Carla Cacciari (INAF, Osservatorio Astronomico di Bologna)
The Gaia space project, planned for launch in 2012, is one of the ESA Cornerstone missions, and will produce an all-sky astrometric, photometric and spectroscopic survey of very high quality of all sources brighter than V=20 (about one billion object ...
2010 Spring Symposium
Eric Peng,Francesco Paresce,Andrea Kunder,Aaron Dotter,Michele Cignoni,Paul Goudfrooij,Iraklis Konstantopoulos,Chul Chung,Antonela Monachesi,Kirsten Howley,Ben Sargent,Elena Sabbi,Michael Rich,Thomas Bensby,Rosa Gonzalez Lopezlira,Antonio Montero Dorta (Various Institutions)
No description found.
2010 Spring Symposium
Paul Goudfrooij, Nolan Walborn  (STScI)
No description found.
Tuesday May 4, 2010
2010 Spring Symposium
Oleg Gnedin (University of Michigan, Department of Astronomy)
Modern hydrodynamic simulations of galaxy formation are able to predict accurately the rates and locations of the assembly of giant molecular clouds in early galaxies. These clouds could host star clusters with the masses and sizes of real globular c ...
2010 Spring Symposium
Rupali Chandar  (Department of Physics and Astronomy)
There is now strong evidence that most stars form in clusters, rather than individually. This means that most stars that we observe in galaxies have, at some point, lived in a star cluster, and that the life cycle of star clusters tells us about the ...
2010 Spring Symposium
Harvey Richer (University of British Columbia)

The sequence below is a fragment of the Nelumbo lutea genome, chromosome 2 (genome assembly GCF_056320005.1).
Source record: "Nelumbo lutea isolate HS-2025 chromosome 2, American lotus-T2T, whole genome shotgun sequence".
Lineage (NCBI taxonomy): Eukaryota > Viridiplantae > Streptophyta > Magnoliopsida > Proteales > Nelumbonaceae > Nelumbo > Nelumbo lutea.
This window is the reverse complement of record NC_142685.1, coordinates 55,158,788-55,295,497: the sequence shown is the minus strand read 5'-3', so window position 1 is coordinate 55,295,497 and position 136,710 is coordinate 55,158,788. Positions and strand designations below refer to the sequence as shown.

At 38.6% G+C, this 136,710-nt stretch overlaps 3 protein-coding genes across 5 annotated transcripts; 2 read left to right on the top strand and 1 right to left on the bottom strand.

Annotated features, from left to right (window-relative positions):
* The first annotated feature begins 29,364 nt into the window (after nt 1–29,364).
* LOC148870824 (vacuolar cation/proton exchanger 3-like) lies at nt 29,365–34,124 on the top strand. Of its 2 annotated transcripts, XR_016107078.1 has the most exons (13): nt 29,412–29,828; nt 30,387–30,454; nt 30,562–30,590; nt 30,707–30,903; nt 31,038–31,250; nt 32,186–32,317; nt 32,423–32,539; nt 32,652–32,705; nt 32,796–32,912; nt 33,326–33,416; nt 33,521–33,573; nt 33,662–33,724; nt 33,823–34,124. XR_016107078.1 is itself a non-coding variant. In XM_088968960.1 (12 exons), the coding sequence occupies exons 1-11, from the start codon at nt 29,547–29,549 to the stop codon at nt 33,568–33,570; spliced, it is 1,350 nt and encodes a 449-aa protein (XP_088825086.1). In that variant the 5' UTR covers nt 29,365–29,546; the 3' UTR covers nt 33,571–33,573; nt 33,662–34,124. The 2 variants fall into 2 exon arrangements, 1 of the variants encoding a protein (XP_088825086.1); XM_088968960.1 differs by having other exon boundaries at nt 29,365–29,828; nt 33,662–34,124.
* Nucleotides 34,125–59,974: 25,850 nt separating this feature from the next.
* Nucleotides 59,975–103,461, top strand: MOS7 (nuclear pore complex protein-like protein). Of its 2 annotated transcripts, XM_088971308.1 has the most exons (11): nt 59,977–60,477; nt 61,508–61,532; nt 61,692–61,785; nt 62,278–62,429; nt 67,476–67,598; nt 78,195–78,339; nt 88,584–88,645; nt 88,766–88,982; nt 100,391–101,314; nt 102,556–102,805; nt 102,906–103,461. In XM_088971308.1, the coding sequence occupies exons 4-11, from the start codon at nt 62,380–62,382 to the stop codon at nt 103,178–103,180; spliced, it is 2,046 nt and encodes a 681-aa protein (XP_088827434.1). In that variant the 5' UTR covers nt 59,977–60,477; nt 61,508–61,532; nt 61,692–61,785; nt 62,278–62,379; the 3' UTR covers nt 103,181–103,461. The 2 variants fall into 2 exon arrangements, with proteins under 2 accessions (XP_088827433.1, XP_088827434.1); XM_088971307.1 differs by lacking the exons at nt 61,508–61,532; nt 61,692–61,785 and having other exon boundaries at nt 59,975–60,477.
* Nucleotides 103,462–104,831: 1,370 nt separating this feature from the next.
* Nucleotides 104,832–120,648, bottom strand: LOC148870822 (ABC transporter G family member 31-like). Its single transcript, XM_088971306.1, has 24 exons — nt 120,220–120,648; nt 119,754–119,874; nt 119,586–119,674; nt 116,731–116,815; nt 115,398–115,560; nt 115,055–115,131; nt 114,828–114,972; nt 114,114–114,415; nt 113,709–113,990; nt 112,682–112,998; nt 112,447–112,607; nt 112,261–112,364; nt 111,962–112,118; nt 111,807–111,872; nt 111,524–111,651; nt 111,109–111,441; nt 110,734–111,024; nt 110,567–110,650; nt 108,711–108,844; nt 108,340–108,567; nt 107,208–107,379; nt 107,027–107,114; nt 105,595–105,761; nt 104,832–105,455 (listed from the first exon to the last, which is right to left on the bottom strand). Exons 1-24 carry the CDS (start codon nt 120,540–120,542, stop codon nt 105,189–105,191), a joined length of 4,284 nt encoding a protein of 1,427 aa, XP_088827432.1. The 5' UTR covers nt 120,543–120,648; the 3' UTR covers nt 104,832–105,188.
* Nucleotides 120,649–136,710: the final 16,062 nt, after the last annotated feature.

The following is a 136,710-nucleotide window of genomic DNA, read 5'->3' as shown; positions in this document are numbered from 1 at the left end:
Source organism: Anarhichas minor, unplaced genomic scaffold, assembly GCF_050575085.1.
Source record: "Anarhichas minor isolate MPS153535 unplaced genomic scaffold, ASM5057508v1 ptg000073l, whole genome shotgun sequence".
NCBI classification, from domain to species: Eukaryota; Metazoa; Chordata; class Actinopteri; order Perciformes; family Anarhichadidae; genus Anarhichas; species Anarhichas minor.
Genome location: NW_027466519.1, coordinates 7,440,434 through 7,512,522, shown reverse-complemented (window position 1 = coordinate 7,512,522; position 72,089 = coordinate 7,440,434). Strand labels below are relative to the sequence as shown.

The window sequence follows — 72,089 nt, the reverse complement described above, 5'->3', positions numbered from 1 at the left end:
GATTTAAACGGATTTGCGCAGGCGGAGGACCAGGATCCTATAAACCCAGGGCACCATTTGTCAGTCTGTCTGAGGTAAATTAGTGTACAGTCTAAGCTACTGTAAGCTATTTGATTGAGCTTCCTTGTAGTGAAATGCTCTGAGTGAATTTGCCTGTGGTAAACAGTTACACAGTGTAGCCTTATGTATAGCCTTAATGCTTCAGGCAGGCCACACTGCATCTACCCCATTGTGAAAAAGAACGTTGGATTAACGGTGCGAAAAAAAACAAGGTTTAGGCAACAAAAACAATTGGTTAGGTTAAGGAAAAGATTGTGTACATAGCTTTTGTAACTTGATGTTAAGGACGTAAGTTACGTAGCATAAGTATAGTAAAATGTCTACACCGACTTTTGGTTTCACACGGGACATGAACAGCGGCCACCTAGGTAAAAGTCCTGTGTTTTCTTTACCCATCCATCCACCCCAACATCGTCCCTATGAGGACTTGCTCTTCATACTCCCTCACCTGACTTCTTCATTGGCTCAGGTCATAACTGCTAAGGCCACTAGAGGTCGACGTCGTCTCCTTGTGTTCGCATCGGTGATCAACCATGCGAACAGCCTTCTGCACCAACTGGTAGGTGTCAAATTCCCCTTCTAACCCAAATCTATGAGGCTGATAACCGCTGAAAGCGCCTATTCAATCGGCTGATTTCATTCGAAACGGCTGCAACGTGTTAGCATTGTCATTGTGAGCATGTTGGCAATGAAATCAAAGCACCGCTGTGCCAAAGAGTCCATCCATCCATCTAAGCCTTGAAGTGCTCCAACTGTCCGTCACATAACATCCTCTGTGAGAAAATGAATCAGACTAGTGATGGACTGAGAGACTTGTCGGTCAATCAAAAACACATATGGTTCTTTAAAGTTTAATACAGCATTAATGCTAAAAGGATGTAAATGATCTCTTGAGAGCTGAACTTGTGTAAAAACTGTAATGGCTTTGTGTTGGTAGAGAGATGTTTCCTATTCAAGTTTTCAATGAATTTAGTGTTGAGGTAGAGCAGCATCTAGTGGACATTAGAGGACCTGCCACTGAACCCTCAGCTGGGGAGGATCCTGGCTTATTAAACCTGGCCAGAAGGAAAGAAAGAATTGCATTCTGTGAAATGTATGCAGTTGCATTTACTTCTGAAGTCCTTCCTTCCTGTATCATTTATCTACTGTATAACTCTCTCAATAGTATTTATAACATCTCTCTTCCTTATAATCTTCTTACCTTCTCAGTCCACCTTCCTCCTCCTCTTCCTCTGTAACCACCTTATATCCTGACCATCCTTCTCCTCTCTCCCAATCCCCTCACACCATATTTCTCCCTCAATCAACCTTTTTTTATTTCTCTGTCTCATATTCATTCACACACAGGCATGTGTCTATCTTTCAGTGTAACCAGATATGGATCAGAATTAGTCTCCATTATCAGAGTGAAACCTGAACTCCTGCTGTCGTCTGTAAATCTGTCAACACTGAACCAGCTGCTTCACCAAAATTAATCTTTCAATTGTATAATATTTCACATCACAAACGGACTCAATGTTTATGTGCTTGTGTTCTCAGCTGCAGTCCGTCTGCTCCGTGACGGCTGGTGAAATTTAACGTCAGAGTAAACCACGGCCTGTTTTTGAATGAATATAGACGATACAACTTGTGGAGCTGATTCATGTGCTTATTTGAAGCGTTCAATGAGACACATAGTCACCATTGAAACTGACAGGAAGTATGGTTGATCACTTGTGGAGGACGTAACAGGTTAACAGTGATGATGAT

WFC3 on HST recently observed the globular cluster 47 Tuc for 60 orbits in the J and H bands. We present first results from these observations.
2010 Spring Symposium
Dean McLaughlin (Keele University)
tar clusters in tidal fields dissolve on Gyr timescales as a result of stellar escape driven by internal two-body relaxation. This evaporation process can have consequences for the internal density and velocity profiles of individual clusters, it has ...
2010 Spring Symposium
Nate Bastian  (IoA Cambridge / University of Exeter)
I will review the observational evidence and current models for the rapid dissolution of stellar clusters during the first few Myr after their formation. I will address the fraction of stars that are formed in "clusters", both locally and in extreme ...
2010 Spring Symposium
Brendan Mullan,David Radburn-Smith,Joel Roediger,Erik Hoversten,Tim-Oliver Husser,Michael Rich,Thomas Puzia,Michelle Collins,Judy Cheng,Marina Rejkuba,David Nidever,Brad Whitmore,Mark Fardal,Aparna Maybhate,Steve Majewski (Various)
No description found.
2010 Spring Symposium
Kathryn Johnston (Columbia University)
Stars that make galaxies are expected to form within dark matter halos that are themselves growing through gravitational collapse and mergers. This scenario implies a rich interplay between the simple collisionless dynamics of the dark matter and the ...
2010 Spring Symposium
Steve Majewski  (University of Virginia, Department of Astronomy)
No description found.
2010 Spring Symposium
David Martinez-Delgado (Max-Planck Institut fur Astronomie)
Within the hierarchical framework for galaxy formation, minor merging and tidal interactions are expected to shape large galaxies to this day. As part of a pilot survey, we have carried out ultra-deep, wide-field imaging of some isolated spiral galax ...
2010 Spring Symposium
Annette Ferguson (Institute for Astronomy, Royal Observatory)
Unique insight into formation and evolution of large galaxies can be gained from studies of our nearest spiral neighbours, M31 and M33. I will discuss some recent results regarding the assembly history of these systems derived from deep photometric s ...